In act 1 scene 7 of Shakespeare's Macbeth, Lady Macbeth emerges as the stronger of the two as she persuades her husband to murder Duncan. Elaborate with examples.
In Act 1, scene 7 of Shaksepeare’s tragedy Macbeth, Lady Macbeth emerges as stronger than her husband in a number of different ways. As the scene opens, Macbeth is contemplating the murder of Duncan, his king, but is hesitating about actually committing the deed. However, while Macbeth spends the first half of the scene pondering and feeling ambivalent, Lady Macbeth, when she arrives, is full of energy, determination, and questions. Her sentences are initially brief and clipped: “He [that is, the king] has almost supped. Why have you [that is, Macbeth] left the chamber?” (1.7. 29). There is already a hint of rebuke in her opening question here, as well as in the question that immediately follows (1.7.30).
Notice, in fact, how many of her opening sentences are quick questions; she is clearly annoyed with her husband, implying that he is insufficiently resolute (1.7.35-38). She even implies that if he is slack in his ambition, he must also be slack in his love for her (1.7.38-39). Her taunting questions continue when she implies that he is timorous or fearful:
. . . Art thou afeard
To be the same in thine own act and valor
As thou art in desire? (1.7.39-41)
She actually raises the possibility that he may be a “coward” and literally likens him to the proverbial “fraidy cat” (1.7.41-45). Of course, by rebuking her husband in this way, she implies that she herself possesses all the traits he apparently lacks: ambition, resolution, determination, fearlessness, and manly courage.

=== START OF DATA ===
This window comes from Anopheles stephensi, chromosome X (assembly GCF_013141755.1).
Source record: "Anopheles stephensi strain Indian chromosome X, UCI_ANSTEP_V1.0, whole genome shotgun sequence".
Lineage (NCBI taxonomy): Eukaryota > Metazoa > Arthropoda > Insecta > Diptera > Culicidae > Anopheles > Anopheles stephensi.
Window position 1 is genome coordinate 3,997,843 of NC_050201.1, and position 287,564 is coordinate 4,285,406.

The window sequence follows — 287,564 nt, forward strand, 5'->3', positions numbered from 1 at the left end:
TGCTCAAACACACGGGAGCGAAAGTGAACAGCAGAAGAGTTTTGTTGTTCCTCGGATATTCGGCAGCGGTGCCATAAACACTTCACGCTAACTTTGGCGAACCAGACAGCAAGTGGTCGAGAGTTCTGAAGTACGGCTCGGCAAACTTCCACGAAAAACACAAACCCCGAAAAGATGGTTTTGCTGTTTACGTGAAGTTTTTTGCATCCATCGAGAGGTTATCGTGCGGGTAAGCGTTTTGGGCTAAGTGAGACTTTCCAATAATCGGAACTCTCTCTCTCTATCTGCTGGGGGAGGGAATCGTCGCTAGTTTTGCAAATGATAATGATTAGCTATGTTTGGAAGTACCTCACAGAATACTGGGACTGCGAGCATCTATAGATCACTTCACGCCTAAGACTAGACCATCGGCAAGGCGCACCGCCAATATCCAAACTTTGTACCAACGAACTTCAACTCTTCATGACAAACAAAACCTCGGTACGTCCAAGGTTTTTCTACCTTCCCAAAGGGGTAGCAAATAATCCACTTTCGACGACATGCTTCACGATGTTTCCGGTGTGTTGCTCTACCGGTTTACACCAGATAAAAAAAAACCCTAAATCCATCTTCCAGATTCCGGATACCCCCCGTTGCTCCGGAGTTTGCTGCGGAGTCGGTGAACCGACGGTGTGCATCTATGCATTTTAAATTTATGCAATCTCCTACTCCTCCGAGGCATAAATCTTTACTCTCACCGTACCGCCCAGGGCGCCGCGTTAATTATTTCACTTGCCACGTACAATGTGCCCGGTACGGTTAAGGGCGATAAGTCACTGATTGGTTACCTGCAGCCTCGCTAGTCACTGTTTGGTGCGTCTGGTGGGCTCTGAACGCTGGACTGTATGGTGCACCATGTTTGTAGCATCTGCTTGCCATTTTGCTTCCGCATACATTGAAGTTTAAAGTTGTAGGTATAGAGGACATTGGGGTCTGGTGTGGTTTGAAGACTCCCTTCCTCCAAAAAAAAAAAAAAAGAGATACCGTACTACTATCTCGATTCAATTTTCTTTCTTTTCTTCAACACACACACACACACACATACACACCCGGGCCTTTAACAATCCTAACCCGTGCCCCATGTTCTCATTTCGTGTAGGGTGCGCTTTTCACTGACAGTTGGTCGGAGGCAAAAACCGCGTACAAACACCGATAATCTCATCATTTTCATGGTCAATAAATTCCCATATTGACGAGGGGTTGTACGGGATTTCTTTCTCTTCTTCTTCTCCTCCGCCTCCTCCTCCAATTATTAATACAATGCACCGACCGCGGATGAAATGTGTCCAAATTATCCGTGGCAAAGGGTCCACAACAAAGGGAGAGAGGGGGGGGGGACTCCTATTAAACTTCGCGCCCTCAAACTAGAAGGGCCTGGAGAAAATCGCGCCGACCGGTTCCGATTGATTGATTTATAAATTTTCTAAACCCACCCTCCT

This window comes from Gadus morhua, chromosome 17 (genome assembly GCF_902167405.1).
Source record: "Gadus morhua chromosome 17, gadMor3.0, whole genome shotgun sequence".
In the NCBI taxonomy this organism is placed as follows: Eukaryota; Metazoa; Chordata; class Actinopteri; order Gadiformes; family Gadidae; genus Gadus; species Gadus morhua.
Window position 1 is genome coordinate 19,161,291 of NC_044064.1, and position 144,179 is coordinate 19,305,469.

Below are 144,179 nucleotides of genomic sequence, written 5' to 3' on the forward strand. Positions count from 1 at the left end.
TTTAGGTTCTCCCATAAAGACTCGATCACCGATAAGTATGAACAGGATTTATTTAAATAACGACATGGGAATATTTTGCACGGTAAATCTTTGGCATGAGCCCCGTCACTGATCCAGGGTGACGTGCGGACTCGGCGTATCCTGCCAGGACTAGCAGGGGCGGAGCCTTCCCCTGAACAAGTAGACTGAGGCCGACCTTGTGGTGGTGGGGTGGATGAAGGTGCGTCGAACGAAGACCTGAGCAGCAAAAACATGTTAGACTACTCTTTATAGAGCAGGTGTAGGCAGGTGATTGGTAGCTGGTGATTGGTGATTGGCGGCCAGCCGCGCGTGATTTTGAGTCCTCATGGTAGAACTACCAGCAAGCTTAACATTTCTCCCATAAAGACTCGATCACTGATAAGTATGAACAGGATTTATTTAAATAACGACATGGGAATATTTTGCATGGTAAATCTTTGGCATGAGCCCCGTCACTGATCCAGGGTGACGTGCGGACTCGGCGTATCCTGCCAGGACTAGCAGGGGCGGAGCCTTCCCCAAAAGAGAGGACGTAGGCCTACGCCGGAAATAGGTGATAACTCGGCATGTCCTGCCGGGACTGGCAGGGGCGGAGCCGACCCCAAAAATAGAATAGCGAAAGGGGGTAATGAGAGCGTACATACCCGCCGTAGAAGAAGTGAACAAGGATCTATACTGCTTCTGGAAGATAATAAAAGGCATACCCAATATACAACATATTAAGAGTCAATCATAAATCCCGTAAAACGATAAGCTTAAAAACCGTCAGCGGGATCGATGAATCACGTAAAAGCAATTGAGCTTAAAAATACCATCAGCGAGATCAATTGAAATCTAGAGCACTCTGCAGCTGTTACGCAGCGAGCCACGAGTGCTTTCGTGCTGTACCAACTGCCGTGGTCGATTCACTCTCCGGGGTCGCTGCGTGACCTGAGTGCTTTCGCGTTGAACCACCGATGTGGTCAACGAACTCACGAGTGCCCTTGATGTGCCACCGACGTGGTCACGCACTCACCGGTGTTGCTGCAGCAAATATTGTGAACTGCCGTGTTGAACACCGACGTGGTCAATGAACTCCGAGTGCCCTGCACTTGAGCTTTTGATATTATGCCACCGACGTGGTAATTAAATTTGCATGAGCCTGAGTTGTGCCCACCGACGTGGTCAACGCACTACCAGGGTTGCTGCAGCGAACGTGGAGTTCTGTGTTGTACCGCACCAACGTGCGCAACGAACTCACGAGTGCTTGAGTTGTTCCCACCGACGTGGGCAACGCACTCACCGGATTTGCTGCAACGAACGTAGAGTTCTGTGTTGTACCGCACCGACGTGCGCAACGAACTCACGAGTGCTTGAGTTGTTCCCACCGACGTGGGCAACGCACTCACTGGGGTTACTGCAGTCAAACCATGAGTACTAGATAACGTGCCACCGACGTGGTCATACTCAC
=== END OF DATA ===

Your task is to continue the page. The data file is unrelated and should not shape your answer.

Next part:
Indeed, she challenges Macbeth’s masculinity, implying that he is no longer a “man” (1.7.49). She reminds him of his earlier ambitions and upbraids him for being fickle (1.7.51-54). Then, in some of the most famous lines Shakespeare ever wrote, she claims that she would be willing to dash out her own baby’s brains if she had to do so to achieve announced ambitions. Ironically, these lines make her sound like the very “beast” she had earlier accused Macbeth of being (1.7.47).
When Macbeth asks what will happen if they should fail to kill the king, she responds with another very abrupt question: “We fail?” (1.7.59). It is as if she cannot even imagine that possibility. It is Lady Macbeth, in fact – not her husband – who now outlines the details of the practical plot that will allow them to succeed (1.7.61-72).
She thus shows the kind of initiative and inventiveness she finds sorely lacking in her husband, whom she regards with a kind of contempt but whose ambitions she also seeks to re-arouse. In essence, she takes command, and she speaks so forcefully that Macbeth’s response implies that he is simultaneously intimidated, astonished, and impressed (1.7.72-74).
He also now seems to accept her plan of action and adds to it – a practical plan he might never have considered if she had not first proposed it (1.7.74-77). It is he who is now asking questions, and she is the one who provides ready, confident answers (1.7.74-79). She even elaborates upon her plan (1.7.77-79), once again showing initiative and inventiveness. Urged on by his powerful, almost over-powering wife, Macbeth now agrees to commit the murder, but even his resolution seems somewhat irresolute, as when he refers to the planned murder as a “terrible feat” and when he alludes to his own “false heart” (1.7.80, 82). Even as the scene concludes, then, he seems far less powerful than his wife.